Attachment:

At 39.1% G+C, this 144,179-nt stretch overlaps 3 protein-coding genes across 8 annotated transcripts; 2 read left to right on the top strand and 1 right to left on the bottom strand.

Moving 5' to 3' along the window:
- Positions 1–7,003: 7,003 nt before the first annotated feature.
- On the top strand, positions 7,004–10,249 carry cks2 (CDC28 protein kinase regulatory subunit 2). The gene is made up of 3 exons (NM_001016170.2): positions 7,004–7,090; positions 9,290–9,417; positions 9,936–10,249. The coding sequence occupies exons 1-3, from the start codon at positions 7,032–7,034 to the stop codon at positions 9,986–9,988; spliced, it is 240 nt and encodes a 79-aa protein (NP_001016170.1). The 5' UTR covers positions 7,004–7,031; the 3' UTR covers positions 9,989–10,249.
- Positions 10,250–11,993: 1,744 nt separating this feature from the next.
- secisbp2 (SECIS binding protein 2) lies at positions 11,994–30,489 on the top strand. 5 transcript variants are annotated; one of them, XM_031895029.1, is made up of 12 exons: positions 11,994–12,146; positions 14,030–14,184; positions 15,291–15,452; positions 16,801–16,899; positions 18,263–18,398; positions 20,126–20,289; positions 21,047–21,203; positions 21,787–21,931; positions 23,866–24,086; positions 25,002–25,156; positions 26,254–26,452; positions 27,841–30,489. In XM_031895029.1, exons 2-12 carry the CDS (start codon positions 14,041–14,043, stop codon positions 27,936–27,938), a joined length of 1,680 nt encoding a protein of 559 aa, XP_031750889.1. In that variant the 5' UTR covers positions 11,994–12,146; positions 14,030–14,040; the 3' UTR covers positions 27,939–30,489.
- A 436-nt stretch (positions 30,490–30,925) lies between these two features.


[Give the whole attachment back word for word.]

At 39.1% G+C, this 144,179-nt stretch overlaps 3 protein-coding genes across 8 annotated transcripts; 2 read left to right on the top strand and 1 right to left on the bottom strand.

Moving 5' to 3' along the window:
- Positions 1–7,003: 7,003 nt before the first annotated feature.
- On the top strand, positions 7,004–10,249 carry cks2 (CDC28 protein kinase regulatory subunit 2). The gene is made up of 3 exons (NM_001016170.2): positions 7,004–7,090; positions 9,290–9,417; positions 9,936–10,249. The coding sequence occupies exons 1-3, from the start codon at positions 7,032–7,034 to the stop codon at positions 9,986–9,988; spliced, it is 240 nt and encodes a 79-aa protein (NP_001016170.1). The 5' UTR covers positions 7,004–7,031; the 3' UTR covers positions 9,989–10,249.
- Positions 10,250–11,993: 1,744 nt separating this feature from the next.
- secisbp2 (SECIS binding protein 2) lies at positions 11,994–30,489 on the top strand. 5 transcript variants are annotated; one of them, XM_031895029.1, is made up of 12 exons: positions 11,994–12,146; positions 14,030–14,184; positions 15,291–15,452; positions 16,801–16,899; positions 18,263–18,398; positions 20,126–20,289; positions 21,047–21,203; positions 21,787–21,931; positions 23,866–24,086; positions 25,002–25,156; positions 26,254–26,452; positions 27,841–30,489. In XM_031895029.1, exons 2-12 carry the CDS (start codon positions 14,041–14,043, stop codon positions 27,936–27,938), a joined length of 1,680 nt encoding a protein of 559 aa, XP_031750889.1. In that variant the 5' UTR covers positions 11,994–12,146; positions 14,030–14,040; the 3' UTR covers positions 27,939–30,489.
- A 436-nt stretch (positions 30,490–30,925) lies between these two features.